wide bat sleeves. I used the total armhole measurement instead of the arm measurement. The diagonal is always longer than the side. I will tell Iris to pretend she is a bat rather than rip it out. Remember, ripping the sleeves out means ripping the whole body out when knitting from the top down.

Anyway, I still have to update everyone on the domino sweater I made for Iris last spring which almost didn’t fit over her head because it started life as a potholder that grew and grew. Did I bother to measure her head and the neck opening? Of course not. That would mean stopping in the heat of creativity. Photos will be uploaded someday.

Did you know that the airlines do not allow even bamboo knitting needles on planes? I flew RT to Sapporo, then Berlin and am about to fly to Adelaide, and I can’t knit during the flights! Worse yet, because knitting needles need to be checked through to the final destination, I can’t knit during layovers either!

The next impossible challenge I set for myself is to find some possum fur fiber during my Australia trip for Ann to spin up.

Little Blue Bag

This handspun painted merino (2 oz, 320 yds, navajo plied, 20wpi) …

Became this (8.5″H x 8.25″W, 60″ I-cord strap) …

Which became this (6.5″H x 6.25″W, 57″ strap) after one run through the washer with some towels …

I’ve had this little project in the back of my mind for several months now — ever since my “geek” bag bit the dust. What’s a geek bag? It was a small little cotton bag I bought while in Mexico years ago. I used this to hold all my little gadgets … the cell phone, the PDA, and the old pager (which I don’t have anymore). This allowed me to carry my gadgets around from meeting to meeting fashionably, instead of having them hanging off of various parts of my body. And it was easy to transfer between my computer bag and my Coach bag when I’m not at work.

Unfortunately, that unlined, loosely woven cotton was no match for all that electronics and ripped.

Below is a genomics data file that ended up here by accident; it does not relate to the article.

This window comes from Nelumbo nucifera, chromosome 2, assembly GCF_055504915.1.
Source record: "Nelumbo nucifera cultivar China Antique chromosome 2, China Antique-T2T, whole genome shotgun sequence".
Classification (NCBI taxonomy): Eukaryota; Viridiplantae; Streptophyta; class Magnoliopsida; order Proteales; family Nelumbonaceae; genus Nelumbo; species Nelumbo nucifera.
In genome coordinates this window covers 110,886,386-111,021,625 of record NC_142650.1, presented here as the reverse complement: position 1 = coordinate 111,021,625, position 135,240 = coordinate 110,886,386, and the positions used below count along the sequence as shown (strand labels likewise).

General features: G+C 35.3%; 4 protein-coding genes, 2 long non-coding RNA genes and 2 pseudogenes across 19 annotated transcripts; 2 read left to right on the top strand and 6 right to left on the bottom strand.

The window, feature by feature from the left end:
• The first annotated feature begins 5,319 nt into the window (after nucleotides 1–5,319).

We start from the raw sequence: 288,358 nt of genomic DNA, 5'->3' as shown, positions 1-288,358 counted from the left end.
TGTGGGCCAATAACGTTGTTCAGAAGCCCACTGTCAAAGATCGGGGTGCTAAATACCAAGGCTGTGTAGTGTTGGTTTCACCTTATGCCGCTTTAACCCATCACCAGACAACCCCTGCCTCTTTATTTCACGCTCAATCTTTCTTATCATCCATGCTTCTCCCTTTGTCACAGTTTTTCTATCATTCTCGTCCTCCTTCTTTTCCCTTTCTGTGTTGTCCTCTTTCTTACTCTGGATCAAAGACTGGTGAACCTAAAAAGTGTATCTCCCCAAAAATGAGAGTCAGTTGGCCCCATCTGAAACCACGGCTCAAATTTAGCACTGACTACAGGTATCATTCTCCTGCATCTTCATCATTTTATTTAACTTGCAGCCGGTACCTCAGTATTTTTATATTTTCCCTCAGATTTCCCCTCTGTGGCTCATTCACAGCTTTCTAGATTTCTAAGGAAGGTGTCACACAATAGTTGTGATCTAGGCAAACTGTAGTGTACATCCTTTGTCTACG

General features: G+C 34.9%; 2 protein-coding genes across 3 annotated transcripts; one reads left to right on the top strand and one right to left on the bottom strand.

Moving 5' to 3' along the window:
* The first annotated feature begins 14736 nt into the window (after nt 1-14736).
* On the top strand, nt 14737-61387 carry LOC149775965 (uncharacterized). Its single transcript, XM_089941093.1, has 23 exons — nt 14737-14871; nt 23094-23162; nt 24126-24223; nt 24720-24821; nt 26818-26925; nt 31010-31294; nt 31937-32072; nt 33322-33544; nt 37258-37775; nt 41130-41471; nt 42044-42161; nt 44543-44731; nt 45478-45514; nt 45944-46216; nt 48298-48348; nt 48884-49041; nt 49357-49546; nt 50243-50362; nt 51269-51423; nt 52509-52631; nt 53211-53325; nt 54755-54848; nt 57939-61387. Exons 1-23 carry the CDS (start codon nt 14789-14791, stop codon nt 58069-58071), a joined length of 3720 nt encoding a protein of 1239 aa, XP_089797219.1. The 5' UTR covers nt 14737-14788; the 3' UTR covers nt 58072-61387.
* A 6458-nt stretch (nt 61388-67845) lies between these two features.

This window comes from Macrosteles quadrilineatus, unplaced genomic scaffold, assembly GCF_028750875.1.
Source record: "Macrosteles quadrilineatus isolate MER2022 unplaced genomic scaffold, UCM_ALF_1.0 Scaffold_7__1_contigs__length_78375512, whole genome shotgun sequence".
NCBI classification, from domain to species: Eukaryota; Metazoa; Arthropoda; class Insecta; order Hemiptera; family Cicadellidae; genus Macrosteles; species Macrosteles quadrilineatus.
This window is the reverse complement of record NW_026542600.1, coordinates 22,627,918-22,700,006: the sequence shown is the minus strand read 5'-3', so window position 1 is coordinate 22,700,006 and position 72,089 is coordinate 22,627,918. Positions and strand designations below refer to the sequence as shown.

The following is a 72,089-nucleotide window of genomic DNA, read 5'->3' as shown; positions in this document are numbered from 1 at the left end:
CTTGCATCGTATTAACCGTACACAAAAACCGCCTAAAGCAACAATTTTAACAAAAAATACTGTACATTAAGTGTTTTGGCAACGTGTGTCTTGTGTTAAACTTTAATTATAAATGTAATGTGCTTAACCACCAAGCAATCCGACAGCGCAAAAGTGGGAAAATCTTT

I wanted to replace it with something a little more sturdy. But I really liked how light and portable it was. I did not want a thick felt. But something a little more delicate.

So 2 weekends ago, I picked out this roving I had sitting around for quite a while (Royal Rhapsody colorway from outbackfibers.com, purchased at Spinster’s Cottage), and spun it up into a lace weight yarn. I navajo plied it because I wanted to retain the colorwork. During the course of the week, I knitted up the bag, and then felted it over the next weekend. A very nice 10 day project (with lots of work in between).

To cast off at the “top” (the flap), I used a 3 stitch I-cord cast-off, with some extra unattached stitches at the center of the flap, to be used as a loop for a button closure. I seamed the sides with 5 stitch I-cord, that transitioned into the strap, and then picked up the edges on the opposite side to finish the seam.

My only problem with this bag is that the strap didn’t felt as much as I wanted. I think I will try to felt it some more in the sink. Also, there were a few “thin” spots where the yarn was a little too fine. However, since it felted nicely around these thin spots, I don’t think it will be a problem. It’s not big enough to put my wallet in, but as long as I have room for a credit card, a few bills, I’m happy.

I might try again, and adjust the pattern slightly.

Oh, I didn’t use all the yarn that I spun up. I still have 0.8 oz remaining, so the bag used just a hair less than 200 yards. I think I will knit one or two small bags, stuff them with some lavender.